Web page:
AMERICAN FLAG FLOWN BY A LANDING CRAFT AT OMAHA BEACH ON D-DAY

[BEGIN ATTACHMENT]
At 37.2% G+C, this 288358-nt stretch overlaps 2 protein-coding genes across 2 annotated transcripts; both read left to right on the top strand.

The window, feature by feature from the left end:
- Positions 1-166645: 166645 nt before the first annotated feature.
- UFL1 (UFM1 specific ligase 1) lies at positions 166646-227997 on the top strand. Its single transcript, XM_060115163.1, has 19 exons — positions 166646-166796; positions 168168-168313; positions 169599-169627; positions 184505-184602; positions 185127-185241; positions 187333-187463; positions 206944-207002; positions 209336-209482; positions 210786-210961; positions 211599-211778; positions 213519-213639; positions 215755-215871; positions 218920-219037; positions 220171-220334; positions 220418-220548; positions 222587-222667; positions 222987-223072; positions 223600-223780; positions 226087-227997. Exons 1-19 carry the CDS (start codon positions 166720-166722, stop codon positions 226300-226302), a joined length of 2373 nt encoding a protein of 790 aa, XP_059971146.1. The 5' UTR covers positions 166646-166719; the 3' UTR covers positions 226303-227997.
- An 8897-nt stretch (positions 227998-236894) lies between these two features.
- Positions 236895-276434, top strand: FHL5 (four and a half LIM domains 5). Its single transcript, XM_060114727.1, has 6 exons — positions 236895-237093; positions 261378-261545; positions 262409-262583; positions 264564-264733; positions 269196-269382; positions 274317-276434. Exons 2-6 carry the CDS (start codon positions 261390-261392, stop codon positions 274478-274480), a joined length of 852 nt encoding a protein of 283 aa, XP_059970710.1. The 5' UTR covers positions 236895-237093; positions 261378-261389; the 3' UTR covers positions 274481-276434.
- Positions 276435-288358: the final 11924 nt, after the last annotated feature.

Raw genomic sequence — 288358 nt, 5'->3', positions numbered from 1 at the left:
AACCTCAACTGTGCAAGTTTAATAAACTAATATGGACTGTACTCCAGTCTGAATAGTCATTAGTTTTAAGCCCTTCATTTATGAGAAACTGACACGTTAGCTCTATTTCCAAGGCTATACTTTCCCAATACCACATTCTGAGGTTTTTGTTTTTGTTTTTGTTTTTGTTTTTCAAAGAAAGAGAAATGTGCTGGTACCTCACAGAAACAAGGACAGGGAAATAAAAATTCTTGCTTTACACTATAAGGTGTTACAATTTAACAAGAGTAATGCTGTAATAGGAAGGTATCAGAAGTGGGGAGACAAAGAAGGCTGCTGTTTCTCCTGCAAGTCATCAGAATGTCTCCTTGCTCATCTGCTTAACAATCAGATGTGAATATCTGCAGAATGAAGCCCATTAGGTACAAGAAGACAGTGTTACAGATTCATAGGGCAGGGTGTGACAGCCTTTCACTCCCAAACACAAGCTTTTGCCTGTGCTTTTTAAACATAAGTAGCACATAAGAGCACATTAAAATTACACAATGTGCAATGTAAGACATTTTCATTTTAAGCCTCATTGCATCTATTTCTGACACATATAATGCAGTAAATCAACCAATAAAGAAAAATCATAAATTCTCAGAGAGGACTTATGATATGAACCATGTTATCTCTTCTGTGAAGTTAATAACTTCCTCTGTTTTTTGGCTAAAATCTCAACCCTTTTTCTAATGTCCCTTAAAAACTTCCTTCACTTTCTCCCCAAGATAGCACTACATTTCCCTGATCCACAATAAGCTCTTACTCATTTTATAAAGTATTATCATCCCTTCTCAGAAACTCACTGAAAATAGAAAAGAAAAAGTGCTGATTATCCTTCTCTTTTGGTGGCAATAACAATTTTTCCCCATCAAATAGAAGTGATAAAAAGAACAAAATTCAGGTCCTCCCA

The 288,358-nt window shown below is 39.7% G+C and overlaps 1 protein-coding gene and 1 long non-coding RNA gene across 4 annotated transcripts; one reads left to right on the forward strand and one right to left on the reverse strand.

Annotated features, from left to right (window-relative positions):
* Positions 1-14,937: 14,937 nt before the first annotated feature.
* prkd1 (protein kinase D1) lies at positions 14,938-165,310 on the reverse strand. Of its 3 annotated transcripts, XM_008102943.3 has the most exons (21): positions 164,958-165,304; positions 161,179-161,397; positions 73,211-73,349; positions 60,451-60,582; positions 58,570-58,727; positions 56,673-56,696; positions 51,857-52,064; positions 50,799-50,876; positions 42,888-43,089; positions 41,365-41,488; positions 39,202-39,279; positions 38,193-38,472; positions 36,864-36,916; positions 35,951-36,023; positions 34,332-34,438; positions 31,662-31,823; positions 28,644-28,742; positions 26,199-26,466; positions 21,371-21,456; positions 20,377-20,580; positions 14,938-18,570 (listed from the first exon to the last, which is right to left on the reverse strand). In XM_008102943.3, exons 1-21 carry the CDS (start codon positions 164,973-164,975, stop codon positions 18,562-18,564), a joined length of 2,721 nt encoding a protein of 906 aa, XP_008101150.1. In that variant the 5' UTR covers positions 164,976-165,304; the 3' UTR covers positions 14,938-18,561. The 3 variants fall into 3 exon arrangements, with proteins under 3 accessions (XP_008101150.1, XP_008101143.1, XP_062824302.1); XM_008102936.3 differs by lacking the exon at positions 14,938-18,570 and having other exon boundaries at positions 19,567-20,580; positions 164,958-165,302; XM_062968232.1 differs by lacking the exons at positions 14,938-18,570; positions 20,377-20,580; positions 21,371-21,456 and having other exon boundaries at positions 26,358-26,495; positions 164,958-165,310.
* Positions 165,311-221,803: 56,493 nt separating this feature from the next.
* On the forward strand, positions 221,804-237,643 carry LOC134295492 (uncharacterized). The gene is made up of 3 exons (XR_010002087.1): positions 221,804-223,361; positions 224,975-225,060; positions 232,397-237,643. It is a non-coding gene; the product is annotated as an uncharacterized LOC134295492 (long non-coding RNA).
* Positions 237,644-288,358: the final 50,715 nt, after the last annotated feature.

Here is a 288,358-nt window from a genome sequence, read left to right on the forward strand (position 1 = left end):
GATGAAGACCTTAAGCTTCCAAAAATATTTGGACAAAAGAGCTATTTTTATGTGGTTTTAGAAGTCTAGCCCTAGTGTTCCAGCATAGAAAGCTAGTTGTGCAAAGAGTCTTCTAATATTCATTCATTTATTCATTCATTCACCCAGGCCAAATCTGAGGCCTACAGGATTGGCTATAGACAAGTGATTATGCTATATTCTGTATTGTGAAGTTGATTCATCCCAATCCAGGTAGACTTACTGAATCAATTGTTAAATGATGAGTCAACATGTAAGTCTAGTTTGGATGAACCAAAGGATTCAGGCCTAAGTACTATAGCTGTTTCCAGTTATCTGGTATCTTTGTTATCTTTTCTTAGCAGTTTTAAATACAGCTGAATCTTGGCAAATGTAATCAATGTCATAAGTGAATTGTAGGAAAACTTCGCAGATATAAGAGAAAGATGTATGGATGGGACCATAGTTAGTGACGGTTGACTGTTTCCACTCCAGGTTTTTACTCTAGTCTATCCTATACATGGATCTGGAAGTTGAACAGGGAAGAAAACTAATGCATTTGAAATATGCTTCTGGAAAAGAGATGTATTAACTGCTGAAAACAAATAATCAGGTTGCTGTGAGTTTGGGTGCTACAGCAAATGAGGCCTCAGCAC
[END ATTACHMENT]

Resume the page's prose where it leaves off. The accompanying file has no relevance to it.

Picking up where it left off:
A most historically important relic of Operation OVERLORD, the June 6, 1944 Allied invasion of Normandy, an American flag from a landing craft that brought ashore a company of the valiant 115th Infantry Regiment. The same landing craft would make a total of 26 trips back to Omaha Beach, ferrying soldiers to shore onto the precarious Allied beachhead on the European continent. The 48-star United States flag, measuring approx. 46" x 62", is constructed of thirteen separate stripes of red and white wool bunting, with a dark blue wool bunting canton at upper left. Each white cotton fabric star is separately sewn onto the canton, and the upper and lower hoist corners are reinforced with extra squares of bunting. The hoist itself consists of a strip of white canvas folded and sewn over the edge, and pierced by four oxidized metal grommets. The hoist is unmarked. The fly end of the flag is well-frayed from high winds, and the flag bears dark staining overall from exposure to diesel fumes and smoke. This flag was flown from the mast of the USS LCI(L)-413, a Landing Craft Infantry (Large) which landed a company of men of the 115th Infantry Regiment on the Easy Red section of Omaha Beach during the second assault wave, beginning around 10:00 AM, while American forces were still pinned-down on the beach and in dire straits. The LCI was piloted during the landings by U.S. Navy Quartermaster Carroll Key Wood, the father of our consignor. A Charleston Gazette-Mail article published on the 60th anniversary of the invasion, present with this lot, contains Wood's account of his participation in the landings, in part: "...I was on the helm on the morning of June 6, 1944, as we approached the Normandy beach landing on what was called Omaha Beach... The skipper chided me a couple of times for letting her sideslip. But really there was little I could do except to keep heading at the spot I was aiming at on the beach. We dropped our anchor and charged ahead at full speed plowing up sand as we went and touched dry land with the nose of the ship. We dropped our ramps and our 200 soldiers ran off on dry land and charged up the hill to accomplish their mission. After all the troops charged ashore, we started engines full-speed astern and started winching in the anchor to help pull us off the sand. The man on the anchor winch telephoned the skipper that he thought the anchor was fouled, as he was pulling up cross ties and timbers. The skipper told him to speed up the winch and try to break the cable. This he did, the cable broke, and with the momentum we had ... we were able to get off the beach, return to England and make another 26 trips back to France, carrying troops to reinforce the beachhead and overall offensive. But later, two sailors who were on the stern of the ship told me that after we landed they could see a mine within 6 feet of either side of the ship. I'll never forget the skipper fussing at me for letting the ship slip sideways..." Also present is a signed and notarized letter from our consignor, Carroll Key Wood's son, who reaffirms his father's story and adds, in part: "...When my father returned home after the end of the war, he brought home with him a tattered approximately 3'x 5' American flag which he told all of us had flown from his landing craft on D-Day. He described his unrest as he walked down the gangway from his ship when he returned from Europe because he had packed the flag in his duffle bag and did not want to face the embarrassment of keeping the flag..." Further documentation present with the flag includes copies of Carroll Key Wood's registration card and U.S. Navy discharge certificate and papers, which list his service aboard the LCI(L)-413, as well as crew rosters for the LCI from February, May and July of 1944 and April of 1945, all listing Carroll Key Wood as a crewmember. Additional records show that LCI(L)-413 was built by George Lawley & Sons Shipbuilding Corp. of Neponset, Massachusetts, and was commissioned on February 7, 1944. She participated in the D-Day landings as part of Assault Group O-2, carrying men of the 115th Infantry Regiment, a Maryland National Guard unit normally part of the 29th Infantry Division but attached to the 1st Infantry Division for the D-Day landings. The twelve LCIs carrying the regiment faced considerable challenges in their landings; one lost her rudder and had to transfer her troops to another ship, a second smashed into a submerged obstacle, and a third lost her landing ramps in a collision with a fourth ship. German artillery fire badly damaged yet another LCI, though she had already discharged her troops on the beach, and machine gunners kept the men of the regiment pinned behind whatever cover they could find. The regiment was finally able to move off the beach through a feature designated the E-1 Draw and take the village of St. Laurent, despite heavy German resistance in the form of snipers, machine guns, and concealed anti-tank guns. The LCI(L)-413 was later converted to a Landing Craft Infantry (Gunboat), and was sold off on April 19, 1946. She received one battle star for her participation in Operation Overlord. Given this history, the flag presented here establishes itself as one of the most vivid and evocative relics of World War II that we have ever handled, a silent witness to a day that has rightly entered the annals of American history as one of unsurpassed valor and sacrifice.